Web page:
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Caesars files lawsuit against Massachusetts gaming commission chairman

Caesars Entertainment Corp., which spent $100 million on a failed effort to win a Massachusetts gaming license, has sued the state’s top casino regulator in federal court, claiming a conflict of interest and his actions caused the casino giant’s departure from a proposed $1 billion Boston-area gaming complex.

In a lawsuit filed late Wednesday in U.S. District Court in Boston, Caesars said it believes Massachusetts Gaming Commission Chairman Stephen Crosby interfered in the company’s now-dissolved partnership with the Suffolk Downs Race Track in a proposed $1 billion hotel-casino complex near Boston’s Logan International Airport.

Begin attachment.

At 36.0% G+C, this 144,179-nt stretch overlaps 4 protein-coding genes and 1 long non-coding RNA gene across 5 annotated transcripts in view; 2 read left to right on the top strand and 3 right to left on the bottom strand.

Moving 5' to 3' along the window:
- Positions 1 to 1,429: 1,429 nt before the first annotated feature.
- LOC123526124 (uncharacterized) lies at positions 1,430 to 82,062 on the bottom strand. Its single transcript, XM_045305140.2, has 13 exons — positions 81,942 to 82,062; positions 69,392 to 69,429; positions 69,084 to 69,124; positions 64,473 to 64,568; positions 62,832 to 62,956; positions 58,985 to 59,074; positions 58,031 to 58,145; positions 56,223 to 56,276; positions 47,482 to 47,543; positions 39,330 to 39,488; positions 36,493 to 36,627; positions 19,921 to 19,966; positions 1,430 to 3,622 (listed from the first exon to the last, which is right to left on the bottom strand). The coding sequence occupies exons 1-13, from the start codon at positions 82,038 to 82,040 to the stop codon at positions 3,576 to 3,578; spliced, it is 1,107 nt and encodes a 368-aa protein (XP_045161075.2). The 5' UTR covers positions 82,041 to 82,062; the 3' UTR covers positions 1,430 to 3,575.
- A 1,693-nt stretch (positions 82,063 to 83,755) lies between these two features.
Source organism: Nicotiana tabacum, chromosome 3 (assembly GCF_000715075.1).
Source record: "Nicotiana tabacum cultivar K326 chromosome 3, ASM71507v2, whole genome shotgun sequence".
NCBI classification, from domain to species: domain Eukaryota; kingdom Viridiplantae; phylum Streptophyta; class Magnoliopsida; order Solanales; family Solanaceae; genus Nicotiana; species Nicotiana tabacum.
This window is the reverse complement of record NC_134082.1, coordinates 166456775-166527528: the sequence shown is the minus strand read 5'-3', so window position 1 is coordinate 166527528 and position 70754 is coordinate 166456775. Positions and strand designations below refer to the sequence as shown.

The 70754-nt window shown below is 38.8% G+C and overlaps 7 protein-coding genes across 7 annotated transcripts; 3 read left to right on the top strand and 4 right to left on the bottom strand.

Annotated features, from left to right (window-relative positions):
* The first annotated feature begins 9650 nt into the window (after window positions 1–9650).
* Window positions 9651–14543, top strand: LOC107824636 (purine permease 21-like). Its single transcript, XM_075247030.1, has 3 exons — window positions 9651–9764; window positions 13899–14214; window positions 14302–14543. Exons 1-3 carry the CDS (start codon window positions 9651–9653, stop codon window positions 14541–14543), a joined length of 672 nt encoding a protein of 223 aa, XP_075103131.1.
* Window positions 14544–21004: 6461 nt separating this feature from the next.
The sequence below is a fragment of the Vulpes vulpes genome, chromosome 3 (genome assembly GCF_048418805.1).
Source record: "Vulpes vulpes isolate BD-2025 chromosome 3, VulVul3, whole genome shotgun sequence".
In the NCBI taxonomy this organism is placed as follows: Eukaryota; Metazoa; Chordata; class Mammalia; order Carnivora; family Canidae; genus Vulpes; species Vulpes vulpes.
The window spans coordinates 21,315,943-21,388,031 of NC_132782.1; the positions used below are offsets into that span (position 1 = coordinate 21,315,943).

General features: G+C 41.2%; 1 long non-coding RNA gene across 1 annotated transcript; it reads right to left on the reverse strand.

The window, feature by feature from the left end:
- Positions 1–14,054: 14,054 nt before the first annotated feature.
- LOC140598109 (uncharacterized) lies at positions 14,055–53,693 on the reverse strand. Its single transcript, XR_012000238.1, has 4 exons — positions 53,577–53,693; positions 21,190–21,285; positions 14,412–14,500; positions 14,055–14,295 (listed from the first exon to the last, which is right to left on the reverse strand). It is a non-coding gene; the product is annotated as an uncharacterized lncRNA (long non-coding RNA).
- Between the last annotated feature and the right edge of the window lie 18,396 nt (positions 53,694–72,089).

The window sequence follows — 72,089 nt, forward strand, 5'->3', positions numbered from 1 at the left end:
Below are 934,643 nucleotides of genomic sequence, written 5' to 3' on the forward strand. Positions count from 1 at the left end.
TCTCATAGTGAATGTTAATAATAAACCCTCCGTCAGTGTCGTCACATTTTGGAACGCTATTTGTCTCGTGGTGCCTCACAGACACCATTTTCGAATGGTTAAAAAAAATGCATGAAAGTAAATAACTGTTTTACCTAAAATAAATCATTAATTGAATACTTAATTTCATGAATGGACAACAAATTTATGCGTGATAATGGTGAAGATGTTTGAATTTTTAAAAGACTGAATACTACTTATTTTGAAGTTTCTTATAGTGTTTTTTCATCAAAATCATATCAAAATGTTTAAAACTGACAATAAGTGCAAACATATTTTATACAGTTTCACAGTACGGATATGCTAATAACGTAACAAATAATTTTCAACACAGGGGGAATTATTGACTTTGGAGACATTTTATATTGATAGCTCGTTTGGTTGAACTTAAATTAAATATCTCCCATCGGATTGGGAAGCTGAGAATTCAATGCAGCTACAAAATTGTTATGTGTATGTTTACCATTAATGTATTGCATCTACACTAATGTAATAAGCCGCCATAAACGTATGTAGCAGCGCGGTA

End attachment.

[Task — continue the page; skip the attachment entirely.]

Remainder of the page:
Attorneys wrote in the 33-page complaint that Crosby violated Caesars’ “contractual rights to fair consideration” in the Massachusetts gaming license application process. The company had a 4 percent ownership stake in the partnership and an agreement to manage the facility.

In October, Caesars was dropped from its partnership with Suffolk Downs after state gaming investigators found four areas of concern about the company’s potential suitability.

The company sued Crosby both individually and in his role as chairman of the gaming commission. The company is seeking unspecified monetary damages and wants Crosby, who had a 45-year career in state policymaking and entrepreneurship before being named gaming commission chairman, removed from the process.